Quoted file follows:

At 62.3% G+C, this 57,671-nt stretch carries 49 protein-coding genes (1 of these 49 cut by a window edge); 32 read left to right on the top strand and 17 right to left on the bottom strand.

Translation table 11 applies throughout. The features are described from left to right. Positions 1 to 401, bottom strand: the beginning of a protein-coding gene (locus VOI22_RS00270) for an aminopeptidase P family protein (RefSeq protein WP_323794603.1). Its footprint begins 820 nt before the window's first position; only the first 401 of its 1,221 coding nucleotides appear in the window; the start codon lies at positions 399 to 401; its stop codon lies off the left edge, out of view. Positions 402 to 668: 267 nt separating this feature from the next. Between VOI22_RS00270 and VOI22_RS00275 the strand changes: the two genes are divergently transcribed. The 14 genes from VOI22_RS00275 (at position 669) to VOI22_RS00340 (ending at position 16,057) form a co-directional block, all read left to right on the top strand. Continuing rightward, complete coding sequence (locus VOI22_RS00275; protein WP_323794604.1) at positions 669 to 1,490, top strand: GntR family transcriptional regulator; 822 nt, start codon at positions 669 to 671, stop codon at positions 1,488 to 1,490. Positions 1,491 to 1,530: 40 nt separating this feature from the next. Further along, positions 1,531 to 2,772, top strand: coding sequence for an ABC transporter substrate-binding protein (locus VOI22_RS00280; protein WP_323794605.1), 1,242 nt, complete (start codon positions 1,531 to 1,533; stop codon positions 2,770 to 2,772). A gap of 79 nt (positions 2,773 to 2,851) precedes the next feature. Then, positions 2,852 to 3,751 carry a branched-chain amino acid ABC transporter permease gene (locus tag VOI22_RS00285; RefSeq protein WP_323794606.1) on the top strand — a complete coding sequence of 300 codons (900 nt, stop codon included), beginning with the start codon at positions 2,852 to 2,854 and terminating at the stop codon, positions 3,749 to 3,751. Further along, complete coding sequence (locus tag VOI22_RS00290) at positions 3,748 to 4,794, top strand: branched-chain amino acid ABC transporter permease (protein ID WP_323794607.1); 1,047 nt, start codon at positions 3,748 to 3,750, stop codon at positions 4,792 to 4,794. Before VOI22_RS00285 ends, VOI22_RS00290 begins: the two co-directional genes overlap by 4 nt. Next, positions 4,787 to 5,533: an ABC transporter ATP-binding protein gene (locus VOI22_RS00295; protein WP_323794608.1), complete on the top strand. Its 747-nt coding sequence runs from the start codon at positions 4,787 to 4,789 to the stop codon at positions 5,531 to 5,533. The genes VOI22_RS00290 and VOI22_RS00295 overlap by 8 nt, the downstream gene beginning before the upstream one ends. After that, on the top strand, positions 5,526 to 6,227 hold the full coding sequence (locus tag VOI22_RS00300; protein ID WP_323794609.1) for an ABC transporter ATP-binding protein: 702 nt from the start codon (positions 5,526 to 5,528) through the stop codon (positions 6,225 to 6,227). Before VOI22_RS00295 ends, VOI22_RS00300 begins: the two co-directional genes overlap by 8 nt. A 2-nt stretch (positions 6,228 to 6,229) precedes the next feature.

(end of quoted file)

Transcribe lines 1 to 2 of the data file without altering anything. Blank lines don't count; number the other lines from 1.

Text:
At 62.3% G+C, this 57,671-nt stretch carries 49 protein-coding genes (1 of these 49 cut by a window edge); 32 read left to right on the top strand and 17 right to left on the bottom strand.

Translation table 11 applies throughout. The features are described from left to right. Positions 1 to 401, bottom strand: the beginning of a protein-coding gene (locus VOI22_RS00270) for an aminopeptidase P family protein (RefSeq protein WP_323794603.1). Its footprint begins 820 nt before the window's first position; only the first 401 of its 1,221 coding nucleotides appear in the window; the start codon lies at positions 399 to 401; its stop codon lies off the left edge, out of view. Positions 402 to 668: 267 nt separating this feature from the next. Between VOI22_RS00270 and VOI22_RS00275 the strand changes: the two genes are divergently transcribed. The 14 genes from VOI22_RS00275 (at position 669) to VOI22_RS00340 (ending at position 16,057) form a co-directional block, all read left to right on the top strand. Continuing rightward, complete coding sequence (locus VOI22_RS00275; protein WP_323794604.1) at positions 669 to 1,490, top strand: GntR family transcriptional regulator; 822 nt, start codon at positions 669 to 671, stop codon at positions 1,488 to 1,490. Positions 1,491 to 1,530: 40 nt separating this feature from the next. Further along, positions 1,531 to 2,772, top strand: coding sequence for an ABC transporter substrate-binding protein (locus VOI22_RS00280; protein WP_323794605.1), 1,242 nt, complete (start codon positions 1,531 to 1,533; stop codon positions 2,770 to 2,772). A gap of 79 nt (positions 2,773 to 2,851) precedes the next feature. Then, positions 2,852 to 3,751 carry a branched-chain amino acid ABC transporter permease gene (locus tag VOI22_RS00285; RefSeq protein WP_323794606.1) on the top strand — a complete coding sequence of 300 codons (900 nt, stop codon included), beginning with the start codon at positions 2,852 to 2,854 and terminating at the stop codon, positions 3,749 to 3,751. Further along, complete coding sequence (locus tag VOI22_RS00290) at positions 3,748 to 4,794, top strand: branched-chain amino acid ABC transporter permease (protein ID WP_323794607.1); 1,047 nt, start codon at positions 3,748 to 3,750, stop codon at positions 4,792 to 4,794. Before VOI22_RS00285 ends, VOI22_RS00290 begins: the two co-directional genes overlap by 4 nt. Next, positions 4,787 to 5,533: an ABC transporter ATP-binding protein gene (locus VOI22_RS00295; protein WP_323794608.1), complete on the top strand. Its 747-nt coding sequence runs from the start codon at positions 4,787 to 4,789 to the stop codon at positions 5,531 to 5,533. The genes VOI22_RS00290 and VOI22_RS00295 overlap by 8 nt, the downstream gene beginning before the upstream one ends. After that, on the top strand, positions 5,526 to 6,227 hold the full coding sequence (locus tag VOI22_RS00300; protein ID WP_323794609.1) for an ABC transporter ATP-binding protein: 702 nt from the start codon (positions 5,526 to 5,528) through the stop codon (positions 6,225 to 6,227). Before VOI22_RS00295 ends, VOI22_RS00300 begins: the two co-directional genes overlap by 8 nt. A 2-nt stretch (positions 6,228 to 6,229) precedes the next feature.